Of these elastomeric materials, thermoplastic polyurethane has been shown to be particularly suitable for producing ECM fibers for use in bonded fiber structures. As used herein, the term "thermoplastic polyurethane" or "TPU" refers to a linear segment block polymer consisting of soft or hard segments, where the hard segments are aromatic or aliphatic and the soft segments are linear polyethers or polyesters. Include. The chemical defining TPU is diisocyanate, which reacts with a single chain diol to form a linear hard polymer block. The aromatic hard segment is usually based on an aromatic diisocyanate and is most commonly MDI (4,4′-diphenylmethane diisocyanate). Aliphatic hard segment blocks are usually based on aliphatic diisocyanates and are most commonly hydrogenated MDI (H12MDI). Commonly used linear polyether soft segment blocks include reaction products of poly (butylene oxide) diol, poly (ethylene oxide) diol, and poly (propylene oxide) diol or different glycols. Commonly used linear polyester soft segments include polycondensation products of adipic acid and short carbon chain glycols. Polycaprolactone can also be used. Thermoplastic polyurethanes are commercially available from suppliers such as DuPont (R) , Bayer (R) , Dow (R) , Noveon (R) , and BASF (R) .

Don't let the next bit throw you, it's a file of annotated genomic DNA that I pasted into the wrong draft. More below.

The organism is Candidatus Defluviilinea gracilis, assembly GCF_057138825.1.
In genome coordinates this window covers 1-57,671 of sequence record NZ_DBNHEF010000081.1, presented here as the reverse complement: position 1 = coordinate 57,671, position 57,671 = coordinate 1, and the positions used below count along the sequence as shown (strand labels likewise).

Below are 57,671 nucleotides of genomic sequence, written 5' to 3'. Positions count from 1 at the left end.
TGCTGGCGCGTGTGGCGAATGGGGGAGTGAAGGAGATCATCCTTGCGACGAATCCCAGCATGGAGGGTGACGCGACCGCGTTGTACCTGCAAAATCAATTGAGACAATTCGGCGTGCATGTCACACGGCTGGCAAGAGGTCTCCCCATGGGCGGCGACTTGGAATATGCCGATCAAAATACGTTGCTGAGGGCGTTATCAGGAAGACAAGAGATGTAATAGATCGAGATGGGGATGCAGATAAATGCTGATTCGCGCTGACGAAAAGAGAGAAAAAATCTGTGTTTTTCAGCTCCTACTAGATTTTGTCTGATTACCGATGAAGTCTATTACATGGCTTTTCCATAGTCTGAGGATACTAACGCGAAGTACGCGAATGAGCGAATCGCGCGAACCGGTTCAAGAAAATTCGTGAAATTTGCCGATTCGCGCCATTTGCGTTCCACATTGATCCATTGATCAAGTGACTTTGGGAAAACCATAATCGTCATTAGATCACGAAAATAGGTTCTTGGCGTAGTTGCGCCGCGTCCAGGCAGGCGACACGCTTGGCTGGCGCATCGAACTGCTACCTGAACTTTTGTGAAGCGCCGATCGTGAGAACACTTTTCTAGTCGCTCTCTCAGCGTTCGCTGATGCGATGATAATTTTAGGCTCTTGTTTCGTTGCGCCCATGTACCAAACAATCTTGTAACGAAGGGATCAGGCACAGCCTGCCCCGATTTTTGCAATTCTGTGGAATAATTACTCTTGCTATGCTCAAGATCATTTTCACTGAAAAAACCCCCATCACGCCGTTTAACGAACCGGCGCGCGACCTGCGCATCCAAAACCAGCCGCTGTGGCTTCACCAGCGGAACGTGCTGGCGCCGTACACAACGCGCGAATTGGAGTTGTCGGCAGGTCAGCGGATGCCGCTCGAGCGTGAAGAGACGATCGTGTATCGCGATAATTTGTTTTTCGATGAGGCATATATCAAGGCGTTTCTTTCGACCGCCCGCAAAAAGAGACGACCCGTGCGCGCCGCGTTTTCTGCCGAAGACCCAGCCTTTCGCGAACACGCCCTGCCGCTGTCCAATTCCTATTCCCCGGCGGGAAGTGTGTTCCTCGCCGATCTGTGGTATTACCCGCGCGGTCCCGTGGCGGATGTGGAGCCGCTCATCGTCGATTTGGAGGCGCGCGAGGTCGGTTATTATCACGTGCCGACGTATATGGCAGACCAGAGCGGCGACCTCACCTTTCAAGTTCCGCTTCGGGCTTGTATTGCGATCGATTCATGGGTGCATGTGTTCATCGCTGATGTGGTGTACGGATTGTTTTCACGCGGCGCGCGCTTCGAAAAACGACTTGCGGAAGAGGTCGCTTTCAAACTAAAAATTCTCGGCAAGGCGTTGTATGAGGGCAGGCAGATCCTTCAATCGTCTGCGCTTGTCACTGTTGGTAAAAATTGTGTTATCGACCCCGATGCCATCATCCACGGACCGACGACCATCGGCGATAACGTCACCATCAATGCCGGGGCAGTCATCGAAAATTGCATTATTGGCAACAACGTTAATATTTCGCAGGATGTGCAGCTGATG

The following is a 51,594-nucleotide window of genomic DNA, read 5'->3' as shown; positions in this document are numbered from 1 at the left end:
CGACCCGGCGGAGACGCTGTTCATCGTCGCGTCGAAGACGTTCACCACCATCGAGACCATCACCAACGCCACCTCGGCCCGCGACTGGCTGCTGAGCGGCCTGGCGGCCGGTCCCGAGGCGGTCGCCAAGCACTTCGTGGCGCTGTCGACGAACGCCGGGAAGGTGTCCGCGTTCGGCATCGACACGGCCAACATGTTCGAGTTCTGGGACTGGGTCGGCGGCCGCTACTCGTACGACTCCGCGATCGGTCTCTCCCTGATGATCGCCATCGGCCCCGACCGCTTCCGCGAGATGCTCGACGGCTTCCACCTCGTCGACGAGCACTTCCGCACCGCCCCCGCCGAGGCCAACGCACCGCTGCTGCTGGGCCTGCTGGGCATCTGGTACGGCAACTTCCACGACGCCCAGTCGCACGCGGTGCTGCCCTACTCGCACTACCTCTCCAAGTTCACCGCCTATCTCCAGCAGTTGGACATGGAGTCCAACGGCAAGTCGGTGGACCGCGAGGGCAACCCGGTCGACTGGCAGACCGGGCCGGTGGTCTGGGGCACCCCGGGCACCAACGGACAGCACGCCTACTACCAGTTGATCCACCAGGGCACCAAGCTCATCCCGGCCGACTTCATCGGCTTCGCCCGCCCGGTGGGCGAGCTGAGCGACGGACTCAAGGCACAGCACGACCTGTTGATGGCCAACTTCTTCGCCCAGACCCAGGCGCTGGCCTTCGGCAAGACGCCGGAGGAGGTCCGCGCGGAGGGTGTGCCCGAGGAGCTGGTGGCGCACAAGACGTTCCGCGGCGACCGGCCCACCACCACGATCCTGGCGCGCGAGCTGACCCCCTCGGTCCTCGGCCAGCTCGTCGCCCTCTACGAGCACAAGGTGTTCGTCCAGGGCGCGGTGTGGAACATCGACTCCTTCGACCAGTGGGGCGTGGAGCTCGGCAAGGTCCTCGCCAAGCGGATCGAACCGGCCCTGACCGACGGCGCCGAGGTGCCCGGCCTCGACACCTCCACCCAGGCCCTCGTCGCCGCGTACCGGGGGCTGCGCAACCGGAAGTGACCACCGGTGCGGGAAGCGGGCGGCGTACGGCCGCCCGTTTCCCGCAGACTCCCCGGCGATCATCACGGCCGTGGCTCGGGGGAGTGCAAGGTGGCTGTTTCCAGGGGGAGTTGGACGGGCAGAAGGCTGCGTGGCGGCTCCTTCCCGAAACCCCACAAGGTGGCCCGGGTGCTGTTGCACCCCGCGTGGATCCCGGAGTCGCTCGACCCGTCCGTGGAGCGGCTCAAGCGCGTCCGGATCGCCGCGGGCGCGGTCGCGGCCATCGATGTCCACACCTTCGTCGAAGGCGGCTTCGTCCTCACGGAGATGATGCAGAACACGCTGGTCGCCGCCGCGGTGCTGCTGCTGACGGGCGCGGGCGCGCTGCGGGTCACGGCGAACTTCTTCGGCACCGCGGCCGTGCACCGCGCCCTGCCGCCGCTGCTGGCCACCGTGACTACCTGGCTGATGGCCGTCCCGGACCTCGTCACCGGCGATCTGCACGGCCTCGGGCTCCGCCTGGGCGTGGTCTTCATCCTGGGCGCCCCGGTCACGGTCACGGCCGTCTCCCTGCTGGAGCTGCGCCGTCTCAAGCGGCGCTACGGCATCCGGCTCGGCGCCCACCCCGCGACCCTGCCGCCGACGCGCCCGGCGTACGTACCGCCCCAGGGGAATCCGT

The particular elastomeric material selected for use in the ECM fiber has spinning ability, binding ability, degree of elasticity required for the bonded fiber structure formed of fibers, and other properties related to the use of the bonded fiber structure. It can depend on various factors including. The particular elastomeric material may be selected based on, for example, relative hydrophobicity or hydrophilicity, or based on affinity with other materials that are expected to interact with the fluid or bonded fibrous structure.

  Care should be taken to maintain fiber integrity throughout the manufacturing process for any of the ECM fiber aspects 300, 400, 500, 600, 700 described above. The ECM fibers of the present invention can be manufactured using any of the several methods detailed in pending U.S. Patent Application No. ___, filed March 14, 2006, Attorney Docket No. 61633.001139. However, regardless of the manufacturing method, it must be tailored to a specific material to ensure that a fiber capable of performing a specific processing factor is produced. In sheath-core ECM fibers, for example, the treatment factor must be adapted to ensure complete coverage of the core and ensure that the sheath remains attached to the core.

  Variations and modifications can be made to the ECM fiber and bonded fiber reservoirs without departing from the scope of the present invention. For example, as described in U.S. Pat. No. 6,814,911, fibers, fiber webs and products formed therefrom require or are incorporated with additives during manufacture to the fiber web. Is improved by. Accordingly, surfactants or other chemical agents at specific concentrations can be added to the ECM fibers and / or ECM fiber webs used to form ink reservoirs or inkjet printer cartridges. These additives may modify the surface properties of the ECM fibers to improve absorbency and / or compatibility with certain ink formulations. Similarly, certain things can be attached to ECM fibers or ECM fiber webs to produce certain properties (eg, improved absorbency).